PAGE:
By Necessity, City Becomes Leader In Energy Conservation
"Conservationists swoon at the possibility of it all. Here in Alaska, where melting arctic ice and eroding coastlines have made global warming an urgent threat, this little city has cut its electricity use by more than 30 percent in a matter of weeks, instantly establishing itself as a role model for how to go green, and fast.
Comfort has been recalibrated. The public sauna has been closed and the lights have been dimmed at the indoor community pool. At the library, one of the two elevators was shut down after someone figured out it cost 20 cents for each round trip. The thermostat at the convention center was dialed down eight degrees, to 60. The marquee outside is dark.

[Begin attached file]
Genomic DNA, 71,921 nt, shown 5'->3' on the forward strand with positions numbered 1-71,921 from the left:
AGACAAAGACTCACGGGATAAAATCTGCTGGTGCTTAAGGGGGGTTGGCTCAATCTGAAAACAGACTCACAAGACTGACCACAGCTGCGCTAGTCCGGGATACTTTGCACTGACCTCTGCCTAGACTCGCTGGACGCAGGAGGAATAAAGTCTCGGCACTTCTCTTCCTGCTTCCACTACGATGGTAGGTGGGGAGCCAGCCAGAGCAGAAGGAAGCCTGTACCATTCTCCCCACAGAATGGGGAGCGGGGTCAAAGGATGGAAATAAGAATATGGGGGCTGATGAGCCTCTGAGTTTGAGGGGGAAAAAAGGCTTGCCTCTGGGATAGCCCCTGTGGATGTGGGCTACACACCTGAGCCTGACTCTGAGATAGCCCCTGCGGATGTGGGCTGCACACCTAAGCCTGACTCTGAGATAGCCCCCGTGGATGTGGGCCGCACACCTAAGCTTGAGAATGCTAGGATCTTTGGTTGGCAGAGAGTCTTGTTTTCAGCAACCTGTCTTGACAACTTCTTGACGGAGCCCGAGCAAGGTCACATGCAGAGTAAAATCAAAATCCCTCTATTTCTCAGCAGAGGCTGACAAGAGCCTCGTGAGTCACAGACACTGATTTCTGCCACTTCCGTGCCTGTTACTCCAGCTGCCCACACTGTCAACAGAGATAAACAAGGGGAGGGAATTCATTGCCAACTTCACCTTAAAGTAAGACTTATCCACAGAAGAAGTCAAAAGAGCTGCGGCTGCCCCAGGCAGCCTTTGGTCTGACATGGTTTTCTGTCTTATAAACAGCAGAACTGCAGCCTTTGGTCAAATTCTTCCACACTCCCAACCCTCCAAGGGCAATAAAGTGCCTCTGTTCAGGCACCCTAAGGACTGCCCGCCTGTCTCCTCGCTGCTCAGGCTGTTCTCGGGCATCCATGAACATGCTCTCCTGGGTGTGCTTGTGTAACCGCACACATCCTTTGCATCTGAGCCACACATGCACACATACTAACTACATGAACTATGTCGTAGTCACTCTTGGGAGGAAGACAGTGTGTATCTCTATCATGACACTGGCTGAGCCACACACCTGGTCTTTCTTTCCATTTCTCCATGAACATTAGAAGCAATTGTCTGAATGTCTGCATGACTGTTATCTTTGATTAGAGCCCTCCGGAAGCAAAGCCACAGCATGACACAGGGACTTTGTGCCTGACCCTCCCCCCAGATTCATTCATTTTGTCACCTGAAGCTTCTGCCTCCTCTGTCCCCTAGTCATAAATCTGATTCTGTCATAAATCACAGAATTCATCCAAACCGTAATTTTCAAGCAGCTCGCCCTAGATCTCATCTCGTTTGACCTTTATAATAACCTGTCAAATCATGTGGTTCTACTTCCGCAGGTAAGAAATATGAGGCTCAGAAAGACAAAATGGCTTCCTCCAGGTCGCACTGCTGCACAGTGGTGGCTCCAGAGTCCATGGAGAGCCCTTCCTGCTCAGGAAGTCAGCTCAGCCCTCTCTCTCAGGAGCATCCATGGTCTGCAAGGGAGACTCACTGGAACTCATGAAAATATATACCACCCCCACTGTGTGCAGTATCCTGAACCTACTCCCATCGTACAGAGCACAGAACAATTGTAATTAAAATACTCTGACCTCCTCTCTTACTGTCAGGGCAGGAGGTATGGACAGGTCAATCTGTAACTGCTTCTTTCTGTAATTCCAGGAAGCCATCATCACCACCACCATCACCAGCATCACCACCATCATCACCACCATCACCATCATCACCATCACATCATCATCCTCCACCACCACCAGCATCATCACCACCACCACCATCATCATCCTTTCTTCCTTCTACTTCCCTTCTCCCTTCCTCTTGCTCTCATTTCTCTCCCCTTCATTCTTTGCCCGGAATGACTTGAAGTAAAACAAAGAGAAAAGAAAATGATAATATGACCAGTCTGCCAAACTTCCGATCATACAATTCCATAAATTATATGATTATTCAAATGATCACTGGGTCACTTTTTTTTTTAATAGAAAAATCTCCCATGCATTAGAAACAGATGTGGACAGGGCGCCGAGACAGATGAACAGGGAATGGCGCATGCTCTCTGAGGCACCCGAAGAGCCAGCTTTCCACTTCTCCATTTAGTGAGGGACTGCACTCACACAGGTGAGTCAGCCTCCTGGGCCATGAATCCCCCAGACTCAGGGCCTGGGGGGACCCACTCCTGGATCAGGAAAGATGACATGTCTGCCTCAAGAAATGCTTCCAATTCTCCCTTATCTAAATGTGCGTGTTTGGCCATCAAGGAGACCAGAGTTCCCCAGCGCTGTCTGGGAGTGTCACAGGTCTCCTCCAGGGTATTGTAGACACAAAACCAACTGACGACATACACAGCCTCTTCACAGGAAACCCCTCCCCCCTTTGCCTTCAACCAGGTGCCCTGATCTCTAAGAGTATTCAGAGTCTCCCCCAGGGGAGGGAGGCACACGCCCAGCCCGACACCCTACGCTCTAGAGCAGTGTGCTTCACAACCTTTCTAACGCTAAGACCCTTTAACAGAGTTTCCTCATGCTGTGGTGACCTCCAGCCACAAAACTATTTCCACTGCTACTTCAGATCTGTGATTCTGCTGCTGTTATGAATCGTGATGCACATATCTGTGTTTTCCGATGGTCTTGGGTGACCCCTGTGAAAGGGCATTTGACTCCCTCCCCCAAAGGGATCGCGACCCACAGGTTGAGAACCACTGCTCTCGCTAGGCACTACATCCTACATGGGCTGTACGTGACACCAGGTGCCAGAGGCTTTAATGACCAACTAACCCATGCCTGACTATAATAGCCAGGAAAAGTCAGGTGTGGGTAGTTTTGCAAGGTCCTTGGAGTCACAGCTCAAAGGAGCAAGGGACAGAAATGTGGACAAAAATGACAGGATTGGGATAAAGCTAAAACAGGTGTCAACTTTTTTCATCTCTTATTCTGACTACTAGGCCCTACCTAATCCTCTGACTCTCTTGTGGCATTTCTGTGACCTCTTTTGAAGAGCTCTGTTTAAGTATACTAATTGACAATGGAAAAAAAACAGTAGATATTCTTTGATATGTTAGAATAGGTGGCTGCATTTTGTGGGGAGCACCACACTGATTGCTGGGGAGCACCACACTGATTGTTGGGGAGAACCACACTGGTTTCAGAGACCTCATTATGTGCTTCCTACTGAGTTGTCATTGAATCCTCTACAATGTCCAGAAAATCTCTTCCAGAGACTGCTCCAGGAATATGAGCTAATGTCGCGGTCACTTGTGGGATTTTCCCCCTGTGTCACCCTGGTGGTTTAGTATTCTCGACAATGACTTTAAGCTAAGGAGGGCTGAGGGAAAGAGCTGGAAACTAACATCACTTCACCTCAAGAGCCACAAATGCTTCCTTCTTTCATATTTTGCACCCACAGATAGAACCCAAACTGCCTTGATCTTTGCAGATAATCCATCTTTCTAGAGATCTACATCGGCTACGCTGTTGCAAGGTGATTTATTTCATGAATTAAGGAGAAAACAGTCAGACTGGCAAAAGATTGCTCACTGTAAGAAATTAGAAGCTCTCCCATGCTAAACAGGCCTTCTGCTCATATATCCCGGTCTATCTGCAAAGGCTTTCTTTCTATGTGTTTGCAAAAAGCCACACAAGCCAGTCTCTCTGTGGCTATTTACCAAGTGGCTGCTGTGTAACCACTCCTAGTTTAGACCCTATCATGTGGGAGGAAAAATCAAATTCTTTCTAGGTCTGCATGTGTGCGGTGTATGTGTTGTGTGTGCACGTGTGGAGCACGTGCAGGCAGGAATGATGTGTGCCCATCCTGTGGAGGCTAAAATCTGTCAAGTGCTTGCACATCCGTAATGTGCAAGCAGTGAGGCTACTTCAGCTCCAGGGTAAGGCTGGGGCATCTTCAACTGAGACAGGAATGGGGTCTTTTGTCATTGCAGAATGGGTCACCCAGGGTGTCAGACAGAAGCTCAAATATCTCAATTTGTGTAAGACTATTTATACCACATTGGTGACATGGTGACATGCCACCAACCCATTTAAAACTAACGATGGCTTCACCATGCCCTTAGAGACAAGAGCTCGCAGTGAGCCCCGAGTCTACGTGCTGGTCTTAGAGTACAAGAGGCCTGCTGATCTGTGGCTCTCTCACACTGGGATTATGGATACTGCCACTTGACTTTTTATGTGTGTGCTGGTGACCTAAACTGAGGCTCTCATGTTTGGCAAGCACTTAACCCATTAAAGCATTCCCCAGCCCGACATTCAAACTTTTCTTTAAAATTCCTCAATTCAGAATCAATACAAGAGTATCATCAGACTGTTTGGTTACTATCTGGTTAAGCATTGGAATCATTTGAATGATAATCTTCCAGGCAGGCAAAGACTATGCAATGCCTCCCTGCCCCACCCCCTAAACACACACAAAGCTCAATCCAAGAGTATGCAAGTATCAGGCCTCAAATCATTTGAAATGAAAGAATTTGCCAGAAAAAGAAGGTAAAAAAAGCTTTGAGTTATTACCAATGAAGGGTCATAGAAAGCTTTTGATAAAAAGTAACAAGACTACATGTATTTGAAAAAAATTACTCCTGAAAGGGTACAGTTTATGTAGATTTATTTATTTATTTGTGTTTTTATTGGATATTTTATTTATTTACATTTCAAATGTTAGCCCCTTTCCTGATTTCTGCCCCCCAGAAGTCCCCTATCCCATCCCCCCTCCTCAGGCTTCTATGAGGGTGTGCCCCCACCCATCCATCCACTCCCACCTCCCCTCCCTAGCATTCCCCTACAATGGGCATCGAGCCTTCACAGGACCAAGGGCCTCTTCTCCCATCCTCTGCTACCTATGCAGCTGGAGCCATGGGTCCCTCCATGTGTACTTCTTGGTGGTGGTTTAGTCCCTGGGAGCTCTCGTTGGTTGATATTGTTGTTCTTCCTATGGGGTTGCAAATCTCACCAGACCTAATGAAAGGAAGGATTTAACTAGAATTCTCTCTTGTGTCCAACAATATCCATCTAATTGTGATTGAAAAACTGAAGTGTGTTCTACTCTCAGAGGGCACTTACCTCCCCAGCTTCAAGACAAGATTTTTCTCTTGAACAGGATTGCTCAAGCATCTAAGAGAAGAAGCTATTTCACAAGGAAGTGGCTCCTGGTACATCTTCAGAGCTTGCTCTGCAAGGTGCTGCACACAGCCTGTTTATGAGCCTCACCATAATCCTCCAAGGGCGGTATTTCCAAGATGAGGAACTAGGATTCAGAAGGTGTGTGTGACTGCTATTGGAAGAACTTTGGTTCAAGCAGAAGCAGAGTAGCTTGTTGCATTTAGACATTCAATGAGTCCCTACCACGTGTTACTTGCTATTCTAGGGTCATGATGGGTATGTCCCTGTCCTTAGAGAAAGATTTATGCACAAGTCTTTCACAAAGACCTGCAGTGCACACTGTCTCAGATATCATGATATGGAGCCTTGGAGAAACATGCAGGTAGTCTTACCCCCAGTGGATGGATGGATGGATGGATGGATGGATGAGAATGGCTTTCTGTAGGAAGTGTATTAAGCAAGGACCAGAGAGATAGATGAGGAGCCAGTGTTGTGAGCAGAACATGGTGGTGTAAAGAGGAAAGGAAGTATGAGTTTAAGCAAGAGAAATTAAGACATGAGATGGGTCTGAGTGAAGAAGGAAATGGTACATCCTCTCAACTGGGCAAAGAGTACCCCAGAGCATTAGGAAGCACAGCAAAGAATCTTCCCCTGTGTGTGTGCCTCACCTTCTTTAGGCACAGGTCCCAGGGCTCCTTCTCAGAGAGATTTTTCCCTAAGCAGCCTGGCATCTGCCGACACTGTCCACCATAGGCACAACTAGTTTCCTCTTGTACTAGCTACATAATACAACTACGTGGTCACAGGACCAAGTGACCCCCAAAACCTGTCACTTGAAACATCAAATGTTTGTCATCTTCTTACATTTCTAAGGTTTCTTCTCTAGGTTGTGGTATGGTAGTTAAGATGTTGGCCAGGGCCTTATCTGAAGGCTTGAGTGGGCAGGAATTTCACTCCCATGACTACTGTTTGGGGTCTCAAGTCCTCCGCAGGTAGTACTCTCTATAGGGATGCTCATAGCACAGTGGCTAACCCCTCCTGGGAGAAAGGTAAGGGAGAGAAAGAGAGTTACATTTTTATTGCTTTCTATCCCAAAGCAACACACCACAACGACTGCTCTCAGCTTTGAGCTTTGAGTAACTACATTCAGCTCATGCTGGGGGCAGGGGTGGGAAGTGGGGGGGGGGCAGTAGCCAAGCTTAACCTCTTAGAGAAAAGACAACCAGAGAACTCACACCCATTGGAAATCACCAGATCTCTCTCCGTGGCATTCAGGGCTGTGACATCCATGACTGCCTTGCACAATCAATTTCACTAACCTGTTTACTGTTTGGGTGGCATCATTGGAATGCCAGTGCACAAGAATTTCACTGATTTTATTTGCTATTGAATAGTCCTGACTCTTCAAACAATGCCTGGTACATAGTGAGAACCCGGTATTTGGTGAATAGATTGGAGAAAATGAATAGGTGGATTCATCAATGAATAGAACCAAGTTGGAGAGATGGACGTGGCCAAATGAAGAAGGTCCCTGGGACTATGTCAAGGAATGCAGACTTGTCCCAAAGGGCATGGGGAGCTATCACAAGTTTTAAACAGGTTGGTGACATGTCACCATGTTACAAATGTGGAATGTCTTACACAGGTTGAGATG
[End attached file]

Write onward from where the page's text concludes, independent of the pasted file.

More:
Schoolchildren sacrifice Nintendo time and boast at show-and-tell of kilowatts saved. Hotels consult safety regulations to be sure they have not unscrewed too many light bulbs in the hallways. On a recent weekday, all but one of the dozens of television screens on display at the big Fred Meyer store were black - off, that is.
Yet even as they embrace a fluorescent future, the 31,000 residents of Juneau, the state capital, are not necessarily doing it for the greater good. They face a more local inconvenient truth. Electricity rates rocketed about 400 percent after an avalanche on April 16 destroyed several major transmission towers that delivered more than 80 percent of the city's power from a hydroelectric dam about 40 miles south."